The BBC is writing up its own anti-filesharing propaganda take on this story, they seem to have dropped editorial standards to an all time low http://news.bbc.co.uk/1/hi/technology/7706014.stm
The idea to tackle piracy with such a three strikes law was first floated in November 2007, when French President Nicolas Sarkozy called it: "a decisive moment for the future of a civilised internet".
Under the plan, net firms will be enrolled as watchdogs that will keep an eye on consumers indulging in casual piracy.
Those spotted illegally sharing copyrighted works, such as music tracks or movies, will get two warnings, but if they do not heed these then their net connection with be terminated.
Prior to the Senate vote, French politicians rejected an amendment, by Bruno Retailleau of the right-wing MPF party, which suggested using fines instead of cutting people off.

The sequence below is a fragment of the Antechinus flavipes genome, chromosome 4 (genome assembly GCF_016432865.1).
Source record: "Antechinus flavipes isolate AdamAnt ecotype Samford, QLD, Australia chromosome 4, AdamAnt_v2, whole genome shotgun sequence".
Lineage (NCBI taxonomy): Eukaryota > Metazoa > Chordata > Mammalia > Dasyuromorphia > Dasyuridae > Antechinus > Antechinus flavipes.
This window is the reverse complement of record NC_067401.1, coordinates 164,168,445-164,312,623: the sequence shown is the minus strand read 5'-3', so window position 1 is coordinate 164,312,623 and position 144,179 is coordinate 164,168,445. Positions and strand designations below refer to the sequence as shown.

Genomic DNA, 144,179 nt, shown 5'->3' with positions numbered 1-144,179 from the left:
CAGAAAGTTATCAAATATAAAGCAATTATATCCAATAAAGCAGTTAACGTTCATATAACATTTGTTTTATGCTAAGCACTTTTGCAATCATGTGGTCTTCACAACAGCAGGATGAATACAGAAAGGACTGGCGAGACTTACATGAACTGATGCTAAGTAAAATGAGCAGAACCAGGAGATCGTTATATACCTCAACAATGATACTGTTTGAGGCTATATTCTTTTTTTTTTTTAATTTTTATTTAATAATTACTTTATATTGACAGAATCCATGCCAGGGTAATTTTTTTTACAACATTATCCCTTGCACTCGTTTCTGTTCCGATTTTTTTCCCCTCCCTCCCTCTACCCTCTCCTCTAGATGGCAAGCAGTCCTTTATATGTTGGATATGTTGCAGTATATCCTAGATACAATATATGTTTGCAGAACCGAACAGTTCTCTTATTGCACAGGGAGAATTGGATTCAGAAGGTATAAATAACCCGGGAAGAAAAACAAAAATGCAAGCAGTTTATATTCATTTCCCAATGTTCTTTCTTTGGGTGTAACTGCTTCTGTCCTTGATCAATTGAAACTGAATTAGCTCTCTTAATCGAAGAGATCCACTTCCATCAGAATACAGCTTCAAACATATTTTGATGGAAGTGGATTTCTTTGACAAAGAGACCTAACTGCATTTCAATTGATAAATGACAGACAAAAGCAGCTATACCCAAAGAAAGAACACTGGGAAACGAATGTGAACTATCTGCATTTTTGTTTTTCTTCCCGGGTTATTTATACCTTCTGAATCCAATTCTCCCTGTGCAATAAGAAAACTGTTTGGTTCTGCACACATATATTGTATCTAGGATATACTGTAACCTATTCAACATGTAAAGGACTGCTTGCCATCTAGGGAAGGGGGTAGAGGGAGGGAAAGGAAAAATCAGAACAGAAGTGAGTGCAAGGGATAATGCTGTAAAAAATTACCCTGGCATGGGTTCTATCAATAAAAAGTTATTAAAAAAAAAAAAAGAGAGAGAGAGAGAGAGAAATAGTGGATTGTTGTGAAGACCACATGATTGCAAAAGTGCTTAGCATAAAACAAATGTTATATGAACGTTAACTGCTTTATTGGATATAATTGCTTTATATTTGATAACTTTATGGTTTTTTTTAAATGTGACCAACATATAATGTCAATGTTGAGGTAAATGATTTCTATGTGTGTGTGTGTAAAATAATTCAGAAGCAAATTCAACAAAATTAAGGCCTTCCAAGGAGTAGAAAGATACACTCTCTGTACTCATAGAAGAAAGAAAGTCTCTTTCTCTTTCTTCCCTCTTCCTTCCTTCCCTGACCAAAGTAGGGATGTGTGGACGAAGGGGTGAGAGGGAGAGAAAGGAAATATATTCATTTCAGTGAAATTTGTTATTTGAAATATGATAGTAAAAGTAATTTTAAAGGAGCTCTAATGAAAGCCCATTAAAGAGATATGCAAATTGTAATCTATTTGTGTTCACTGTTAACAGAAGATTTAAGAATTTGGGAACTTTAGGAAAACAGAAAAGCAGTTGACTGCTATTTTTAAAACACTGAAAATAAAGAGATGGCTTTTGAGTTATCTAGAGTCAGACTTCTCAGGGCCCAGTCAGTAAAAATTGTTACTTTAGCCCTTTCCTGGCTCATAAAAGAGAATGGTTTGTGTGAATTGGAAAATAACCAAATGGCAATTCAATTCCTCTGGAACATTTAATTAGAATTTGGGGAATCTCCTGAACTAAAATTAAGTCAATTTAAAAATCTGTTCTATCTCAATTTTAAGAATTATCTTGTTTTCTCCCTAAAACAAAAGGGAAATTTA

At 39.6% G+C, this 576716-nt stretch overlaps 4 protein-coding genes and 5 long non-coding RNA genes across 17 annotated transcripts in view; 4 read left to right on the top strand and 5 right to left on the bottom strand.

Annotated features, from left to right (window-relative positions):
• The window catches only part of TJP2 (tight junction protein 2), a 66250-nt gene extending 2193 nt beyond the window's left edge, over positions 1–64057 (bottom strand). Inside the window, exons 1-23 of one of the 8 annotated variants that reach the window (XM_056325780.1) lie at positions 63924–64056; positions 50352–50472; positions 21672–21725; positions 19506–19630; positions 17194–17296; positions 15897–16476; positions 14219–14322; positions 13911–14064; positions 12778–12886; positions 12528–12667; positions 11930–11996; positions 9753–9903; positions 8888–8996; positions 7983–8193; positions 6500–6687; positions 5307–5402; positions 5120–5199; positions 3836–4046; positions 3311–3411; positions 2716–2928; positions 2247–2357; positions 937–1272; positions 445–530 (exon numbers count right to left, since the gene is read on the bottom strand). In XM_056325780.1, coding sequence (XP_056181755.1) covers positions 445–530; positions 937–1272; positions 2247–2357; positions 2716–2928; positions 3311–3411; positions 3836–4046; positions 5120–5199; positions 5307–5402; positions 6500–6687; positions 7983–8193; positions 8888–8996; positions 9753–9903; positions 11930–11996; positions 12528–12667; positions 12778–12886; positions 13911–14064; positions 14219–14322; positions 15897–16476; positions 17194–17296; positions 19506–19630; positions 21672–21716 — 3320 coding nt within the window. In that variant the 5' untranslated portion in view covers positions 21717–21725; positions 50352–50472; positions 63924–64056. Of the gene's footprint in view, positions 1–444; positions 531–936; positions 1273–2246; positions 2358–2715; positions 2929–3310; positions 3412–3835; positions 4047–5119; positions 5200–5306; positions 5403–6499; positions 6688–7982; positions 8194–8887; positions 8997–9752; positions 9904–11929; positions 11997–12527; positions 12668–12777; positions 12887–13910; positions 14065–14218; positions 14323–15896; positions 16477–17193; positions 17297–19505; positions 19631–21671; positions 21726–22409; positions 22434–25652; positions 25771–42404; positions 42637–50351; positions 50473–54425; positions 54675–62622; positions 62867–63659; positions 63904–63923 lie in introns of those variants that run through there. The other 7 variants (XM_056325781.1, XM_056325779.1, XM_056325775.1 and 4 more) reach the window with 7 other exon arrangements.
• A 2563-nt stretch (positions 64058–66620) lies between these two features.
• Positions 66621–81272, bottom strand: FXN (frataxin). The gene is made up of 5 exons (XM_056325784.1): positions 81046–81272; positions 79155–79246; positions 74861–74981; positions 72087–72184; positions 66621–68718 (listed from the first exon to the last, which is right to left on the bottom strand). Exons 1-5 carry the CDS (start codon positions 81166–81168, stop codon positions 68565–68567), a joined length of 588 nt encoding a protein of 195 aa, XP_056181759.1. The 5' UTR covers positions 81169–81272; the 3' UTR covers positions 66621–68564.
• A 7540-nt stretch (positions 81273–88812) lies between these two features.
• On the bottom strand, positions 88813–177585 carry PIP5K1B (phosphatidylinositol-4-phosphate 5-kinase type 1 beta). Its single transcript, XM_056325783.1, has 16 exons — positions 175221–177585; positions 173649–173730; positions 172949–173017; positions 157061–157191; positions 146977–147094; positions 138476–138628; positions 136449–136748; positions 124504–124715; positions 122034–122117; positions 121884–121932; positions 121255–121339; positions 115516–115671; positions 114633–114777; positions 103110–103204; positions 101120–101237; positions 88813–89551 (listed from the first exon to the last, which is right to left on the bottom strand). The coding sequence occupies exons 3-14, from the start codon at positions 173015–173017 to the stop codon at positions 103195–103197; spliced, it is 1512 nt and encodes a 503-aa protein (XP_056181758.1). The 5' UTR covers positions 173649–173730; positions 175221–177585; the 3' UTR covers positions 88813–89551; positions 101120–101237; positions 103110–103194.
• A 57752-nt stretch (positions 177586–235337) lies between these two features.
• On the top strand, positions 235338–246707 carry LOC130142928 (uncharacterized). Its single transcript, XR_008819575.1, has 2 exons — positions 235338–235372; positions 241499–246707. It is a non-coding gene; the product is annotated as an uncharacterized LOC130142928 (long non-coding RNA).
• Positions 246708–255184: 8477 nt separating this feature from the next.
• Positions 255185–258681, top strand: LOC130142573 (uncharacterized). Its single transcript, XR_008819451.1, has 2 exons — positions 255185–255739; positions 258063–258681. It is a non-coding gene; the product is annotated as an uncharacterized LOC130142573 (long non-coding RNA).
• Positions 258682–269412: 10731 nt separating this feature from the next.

Mr Retailleau said the net had become an "essential commodity" and cutting people off went too far.
If enacted, the law will put France on a collision course with Brussels, which rejected a call to impose such "three strikes" laws across Europe in April 2008.
Throwing people offline, it said, conflicted with "civil liberties and human rights".
The four lines above seems to be the only legitimate counterpoint to the proposed French action, the rest of the story is the usual BBC attempt to cause alarm and disarray amongst filesharers with their now traditional misleading reports, shame on you BBC